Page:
Andrea Quapp, Investment Director for Multi Asset Class Solutions (MACS) Continental Europe, explains why we might be at a turning point macroeconomically, how a weakening of the US dollar would benefit emerging markets and the alternatives available in the field of indirect real estate investments in Switzerland.
The foundation of our investment thesis is the reversal of the interest rate trend, undynamic economic growth momentum, low productivity and demographic change.
After 10 months of rising yields, higher inflation and central bank rate hikes, we believe a turning point is now emerging. First, we note that inflation is gradually easing in the US, Europe and the UK, with the US Federal Reserve (Fed) in particular talking about slowing inflation. This is positive for financial markets. Second, China's easing of zero Covid measures is welcome news for the stock market and Chinese economic growth. Although the economic figures in China still show recessionary tendencies, we expect the policy shift on pandemic control to usher in a recovery.
In our view, monetary easing is closer than many realise. The Fed is the most active and important central bank globally, and we think it is very flexible and will be careful not to make a second policy mistake. The Fed has long viewed rising inflation as a short-term phenomenon and underestimated both its extent and persistence. Therefore, we believe it will ensure it anticipates a slowdown in inflation in time.
Another key point of discussion is when the appreciation of the US dollar will stop. The strength of the dollar has been a key drag on emerging market economies in recent months, as well as on their attractiveness as investments. As soon as the dollar weakens, we believe we will see the beginning of a recovery in the emerging markets.
There is currently little awareness of recession risk in markets around the world. The regional impact of an economic downturn is not being considered for Europe, the US or Asia. However, in Continental Europe, high commodity prices are likely to have a major impact on consumer demand, in particular, and the economy in general.
The Organisation for Economic Co-operation and Development (OECD) remains optimistic about the global growth trend. According to its latest report, it expects an expansion of 2.7% for 2023. However, the origin of potential growth has shifted slightly, with India likely to contribute more to the expansion than China as the country remains a source of uncertainty.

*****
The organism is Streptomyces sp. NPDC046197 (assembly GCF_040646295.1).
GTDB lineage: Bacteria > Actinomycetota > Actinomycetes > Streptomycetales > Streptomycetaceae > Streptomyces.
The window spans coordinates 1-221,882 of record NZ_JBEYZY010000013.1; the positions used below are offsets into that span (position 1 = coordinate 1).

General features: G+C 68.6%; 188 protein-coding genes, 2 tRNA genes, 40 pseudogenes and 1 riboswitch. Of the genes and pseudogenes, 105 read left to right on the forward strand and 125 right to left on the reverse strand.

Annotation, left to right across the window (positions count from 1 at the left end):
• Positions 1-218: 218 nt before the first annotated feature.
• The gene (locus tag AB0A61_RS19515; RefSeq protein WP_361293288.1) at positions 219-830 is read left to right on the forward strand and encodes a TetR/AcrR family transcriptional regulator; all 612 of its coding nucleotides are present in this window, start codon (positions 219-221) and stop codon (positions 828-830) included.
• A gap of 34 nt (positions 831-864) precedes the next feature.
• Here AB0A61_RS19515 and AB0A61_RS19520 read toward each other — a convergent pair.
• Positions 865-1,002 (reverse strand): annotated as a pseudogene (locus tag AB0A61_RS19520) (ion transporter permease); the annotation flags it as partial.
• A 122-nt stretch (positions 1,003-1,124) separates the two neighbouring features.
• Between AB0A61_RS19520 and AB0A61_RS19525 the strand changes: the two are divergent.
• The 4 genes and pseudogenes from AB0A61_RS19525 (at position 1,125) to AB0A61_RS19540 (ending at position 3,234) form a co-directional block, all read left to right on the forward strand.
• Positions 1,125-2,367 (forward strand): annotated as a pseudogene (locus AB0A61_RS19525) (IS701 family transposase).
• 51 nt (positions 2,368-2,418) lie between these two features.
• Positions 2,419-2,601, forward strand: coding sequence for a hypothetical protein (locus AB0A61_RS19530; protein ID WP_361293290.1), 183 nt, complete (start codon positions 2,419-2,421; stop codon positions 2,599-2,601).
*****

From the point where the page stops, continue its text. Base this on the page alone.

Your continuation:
How does this shape our asset allocation views?
This leads to us adopting a moderately positive view on equities as we believe the risk premium is at an attractive level. Equity prices have fallen faster than corporate earnings. However, we clearly differentiate by region: we are still negative on Europe and neutral to slightly positive on Swiss equities as companies struggle with earnings growth potential. On the other hand, we are positive on US and Asia equities, though less positive about China. Besides the development of the Covid pandemic, the risk remains that China could launch a Russian-style war of aggression in Taiwan. If the political situation between China and Taiwan eases substantially, we believe this could present opportunity.
Increasingly positive on fixed income
With regard to fixed income, we see potential in government bonds – especially in the US, as well as catastrophe bonds. Nevertheless, the cycle of interest rate increases is dragging on the European government bond market. In the Swiss franc bond segment, there is no longer a negative interest rate, which we think will attract buyers again in the medium term. At the moment, however, real interest rates are not yet sufficiently attractive, in our view.
Indirect real estate investments as an alternative
With the risk-free interest rate in the US at around 4%, we believe the arguments for investing in more sophisticated or illiquid alternative asset classes no longer apply. In this area, we prefer to focus on indirect real estate investments in Switzerland. After the significant price correction of around 15% for listed real estate funds, the attractiveness of this segment has improved, in our view. The premiums have come back significantly in some cases and are now around 14%, as at end of 2022. In this context, funds with residential properties show a higher price premium to intrinsic value than funds investing in commercial properties. However, the question is whether the funds have left the lows of mid-October behind them or whether a new slump will take place because investors fear that the Swiss economy will lose growth power. In our view, the tension between rising nominal yields and at most a constant payout ratio will remain for the foreseeable future.
The information in this document is given for information purposes only and does not qualify as investment advice. Opinions and assessments contained in this document may change and reflect the point of view of GAM in the current economic environment. No liability shall be accepted for the accuracy and completeness of the information. Past performance is not a reliable indicator of future results or current or future trends. The mentioned financial instruments are provided for illustrative purposes only and shall not be considered as a direct offering, investment recommendation or investment advice. There is no guarantee that forecasts will be realised.